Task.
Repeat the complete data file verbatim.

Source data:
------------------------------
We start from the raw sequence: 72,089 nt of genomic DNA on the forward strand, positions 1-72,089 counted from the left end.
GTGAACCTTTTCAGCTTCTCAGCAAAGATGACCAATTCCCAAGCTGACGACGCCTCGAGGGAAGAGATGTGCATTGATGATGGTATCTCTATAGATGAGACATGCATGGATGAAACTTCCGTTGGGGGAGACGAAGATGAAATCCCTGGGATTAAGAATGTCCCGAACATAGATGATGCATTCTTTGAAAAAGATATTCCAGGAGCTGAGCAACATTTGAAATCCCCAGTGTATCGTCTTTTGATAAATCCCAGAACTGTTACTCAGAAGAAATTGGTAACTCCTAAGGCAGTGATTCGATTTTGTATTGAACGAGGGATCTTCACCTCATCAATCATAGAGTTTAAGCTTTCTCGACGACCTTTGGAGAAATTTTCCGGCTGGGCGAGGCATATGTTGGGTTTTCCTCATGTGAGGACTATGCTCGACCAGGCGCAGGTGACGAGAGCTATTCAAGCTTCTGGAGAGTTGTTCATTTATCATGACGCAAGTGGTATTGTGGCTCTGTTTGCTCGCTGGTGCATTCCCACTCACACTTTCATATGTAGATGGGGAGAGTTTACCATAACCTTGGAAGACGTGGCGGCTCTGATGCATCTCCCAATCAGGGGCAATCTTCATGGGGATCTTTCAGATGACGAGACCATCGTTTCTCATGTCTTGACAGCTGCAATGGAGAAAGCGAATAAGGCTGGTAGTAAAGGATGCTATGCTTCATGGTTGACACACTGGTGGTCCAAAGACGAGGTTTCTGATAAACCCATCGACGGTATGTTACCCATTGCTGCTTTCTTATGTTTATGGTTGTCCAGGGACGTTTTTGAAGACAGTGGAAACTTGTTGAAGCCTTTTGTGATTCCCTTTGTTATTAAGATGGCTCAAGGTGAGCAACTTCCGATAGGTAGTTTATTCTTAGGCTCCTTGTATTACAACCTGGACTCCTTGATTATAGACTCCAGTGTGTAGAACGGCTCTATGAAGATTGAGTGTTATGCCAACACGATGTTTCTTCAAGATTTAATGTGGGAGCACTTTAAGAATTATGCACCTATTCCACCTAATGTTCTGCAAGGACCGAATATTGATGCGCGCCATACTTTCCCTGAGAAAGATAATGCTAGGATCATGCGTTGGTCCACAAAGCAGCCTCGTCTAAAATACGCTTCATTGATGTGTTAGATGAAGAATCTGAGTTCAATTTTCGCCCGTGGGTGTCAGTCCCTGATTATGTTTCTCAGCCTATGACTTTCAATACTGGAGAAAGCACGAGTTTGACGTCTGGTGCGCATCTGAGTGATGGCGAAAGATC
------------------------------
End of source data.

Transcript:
We start from the raw sequence: 72,089 nt of genomic DNA on the forward strand, positions 1-72,089 counted from the left end.
GTGAACCTTTTCAGCTTCTCAGCAAAGATGACCAATTCCCAAGCTGACGACGCCTCGAGGGAAGAGATGTGCATTGATGATGGTATCTCTATAGATGAGACATGCATGGATGAAACTTCCGTTGGGGGAGACGAAGATGAAATCCCTGGGATTAAGAATGTCCCGAACATAGATGATGCATTCTTTGAAAAAGATATTCCAGGAGCTGAGCAACATTTGAAATCCCCAGTGTATCGTCTTTTGATAAATCCCAGAACTGTTACTCAGAAGAAATTGGTAACTCCTAAGGCAGTGATTCGATTTTGTATTGAACGAGGGATCTTCACCTCATCAATCATAGAGTTTAAGCTTTCTCGACGACCTTTGGAGAAATTTTCCGGCTGGGCGAGGCATATGTTGGGTTTTCCTCATGTGAGGACTATGCTCGACCAGGCGCAGGTGACGAGAGCTATTCAAGCTTCTGGAGAGTTGTTCATTTATCATGACGCAAGTGGTATTGTGGCTCTGTTTGCTCGCTGGTGCATTCCCACTCACACTTTCATATGTAGATGGGGAGAGTTTACCATAACCTTGGAAGACGTGGCGGCTCTGATGCATCTCCCAATCAGGGGCAATCTTCATGGGGATCTTTCAGATGACGAGACCATCGTTTCTCATGTCTTGACAGCTGCAATGGAGAAAGCGAATAAGGCTGGTAGTAAAGGATGCTATGCTTCATGGTTGACACACTGGTGGTCCAAAGACGAGGTTTCTGATAAACCCATCGACGGTATGTTACCCATTGCTGCTTTCTTATGTTTATGGTTGTCCAGGGACGTTTTTGAAGACAGTGGAAACTTGTTGAAGCCTTTTGTGATTCCCTTTGTTATTAAGATGGCTCAAGGTGAGCAACTTCCGATAGGTAGTTTATTCTTAGGCTCCTTGTATTACAACCTGGACTCCTTGATTATAGACTCCAGTGTGTAGAACGGCTCTATGAAGATTGAGTGTTATGCCAACACGATGTTTCTTCAAGATTTAATGTGGGAGCACTTTAAGAATTATGCACCTATTCCACCTAATGTTCTGCAAGGACCGAATATTGATGCGCGCCATACTTTCCCTGAGAAAGATAATGCTAGGATCATGCGTTGGTCCACAAAGCAGCCTCGTCTAAAATACGCTTCATTGATGTGTTAGATGAAGAATCTGAGTTCAATTTTCGCCCGTGGGTGTCAGTCCCTGATTATGTTTCTCAGCCTATGACTTTCAATACTGGAGAAAGCACGAGTTTGACGTCTGGTGCGCATCTGAGTGATGGCGAAAGATC